SXSW 2022 Review: Jazz Fest: A New Orleans Story

Year: 2022

Runtime: 94 minutes

Directors: Frank Marshall, Ryan Suffern

By Joan Amenn

As Wordsworth wrote, “The world is too much with us…” and he didn’t even know about social media. With the heaviness of these days, it is a comfort to turn to music. “Jazz Fest: A New Orleans Story” (2022) brings us a respite in its depiction of the fifty-year history of this legendary annual event. Like last year’s “Summer of Soul” (2021), “Jazz Fest” is a glorious kaleidoscope of different musical styles but this film also provides insight into the resilience and culture of the people of New Orleans.

The city has had its share of sorrows and celebrations as anyone who has visited in time for Mardi Gras knows. Some tantalizing scenes of the food offerings at Jazz Fest will make you run to place an order at Goldbelly, so be warned if you watch without some form of snack food handy.  Directors Frank Marshall and Ryan Suffern certainly know how to make viewers envious of those who actually attended the festival in its fifty-year run. It looks like a nonstop party for over a week straight, not just onstage but throughout the entire city of New Orleans.

My only quibble with the film is that it has a lot of talking and describing but is a little light on the actual music. When the entire musical family of the late, great Ellis Marsalis, Jr. take the stage and play together, it would be nice to hear more than just a few snippets of their performance. Jimmy Buffet playing his standard about still not finding his saltshaker may be trivial by now, but there are many more musicians who could have been showcased in more depth.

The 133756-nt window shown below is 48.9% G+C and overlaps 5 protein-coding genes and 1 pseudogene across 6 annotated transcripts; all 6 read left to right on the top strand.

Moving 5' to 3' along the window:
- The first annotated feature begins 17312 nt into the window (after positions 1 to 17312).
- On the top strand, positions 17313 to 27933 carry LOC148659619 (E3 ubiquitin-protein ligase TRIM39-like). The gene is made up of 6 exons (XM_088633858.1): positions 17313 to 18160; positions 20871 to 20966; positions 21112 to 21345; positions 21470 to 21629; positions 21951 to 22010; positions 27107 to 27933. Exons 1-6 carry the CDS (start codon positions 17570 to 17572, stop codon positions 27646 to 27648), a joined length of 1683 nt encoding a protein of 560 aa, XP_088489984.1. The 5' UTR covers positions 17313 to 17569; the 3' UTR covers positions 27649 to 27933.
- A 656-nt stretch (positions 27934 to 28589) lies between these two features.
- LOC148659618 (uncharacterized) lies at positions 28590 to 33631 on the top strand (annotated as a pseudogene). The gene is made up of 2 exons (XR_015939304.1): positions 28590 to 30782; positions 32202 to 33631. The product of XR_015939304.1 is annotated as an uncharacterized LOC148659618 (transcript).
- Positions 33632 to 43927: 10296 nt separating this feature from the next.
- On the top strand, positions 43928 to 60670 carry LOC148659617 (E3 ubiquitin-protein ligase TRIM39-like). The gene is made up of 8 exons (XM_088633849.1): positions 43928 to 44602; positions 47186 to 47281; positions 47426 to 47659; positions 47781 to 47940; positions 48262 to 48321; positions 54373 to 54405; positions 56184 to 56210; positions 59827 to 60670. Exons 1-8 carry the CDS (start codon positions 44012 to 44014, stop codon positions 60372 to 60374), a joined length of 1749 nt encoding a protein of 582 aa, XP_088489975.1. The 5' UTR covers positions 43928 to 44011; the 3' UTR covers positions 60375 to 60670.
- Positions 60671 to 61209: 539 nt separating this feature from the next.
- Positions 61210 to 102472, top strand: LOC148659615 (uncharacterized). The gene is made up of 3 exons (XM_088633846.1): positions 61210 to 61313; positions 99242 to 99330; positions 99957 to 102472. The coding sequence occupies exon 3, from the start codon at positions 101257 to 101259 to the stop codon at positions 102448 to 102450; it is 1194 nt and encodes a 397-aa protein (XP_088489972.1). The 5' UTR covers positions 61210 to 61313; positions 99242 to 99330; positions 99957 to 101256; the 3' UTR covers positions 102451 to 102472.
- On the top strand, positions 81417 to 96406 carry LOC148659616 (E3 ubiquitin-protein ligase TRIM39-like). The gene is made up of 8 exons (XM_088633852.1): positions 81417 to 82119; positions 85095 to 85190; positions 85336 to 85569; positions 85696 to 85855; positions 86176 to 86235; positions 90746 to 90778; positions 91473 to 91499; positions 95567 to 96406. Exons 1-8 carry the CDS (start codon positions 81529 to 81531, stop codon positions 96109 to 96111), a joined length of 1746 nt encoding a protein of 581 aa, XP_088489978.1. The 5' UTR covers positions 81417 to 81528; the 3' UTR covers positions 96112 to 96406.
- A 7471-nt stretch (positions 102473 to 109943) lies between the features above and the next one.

The exception to this is Bruce Springsteen’s appearance at the festival the year that Katrina hit the city of New Orleans. When he sings “My City of Ruins” and he shouts out the refrain, “Rise up!” you’ll be reduced to a mess or you’re just not breathing. It hits like a tsunami, even more so in light of the recent images in the news from Ukraine. Jazz Fest started out as focusing on jazz musicians living in or from Louisiana but has grown to embrace so much more diversity in musical genre and culture. It is a breathtaking achievement in organizing and outreach that is even more impressive in that it has continued for so long, pausing only for Covid-19 in 2020 and 2021.

“Jazz Fest: A Story of New Orleans” is a swinging good time for any music lover and a great way to learn more about a wonderful city full of history and culture. A little more of the infectious sounds the place is known for would have made for a stronger film, but it still sweeps a viewer up into its “joie de vivre”.          

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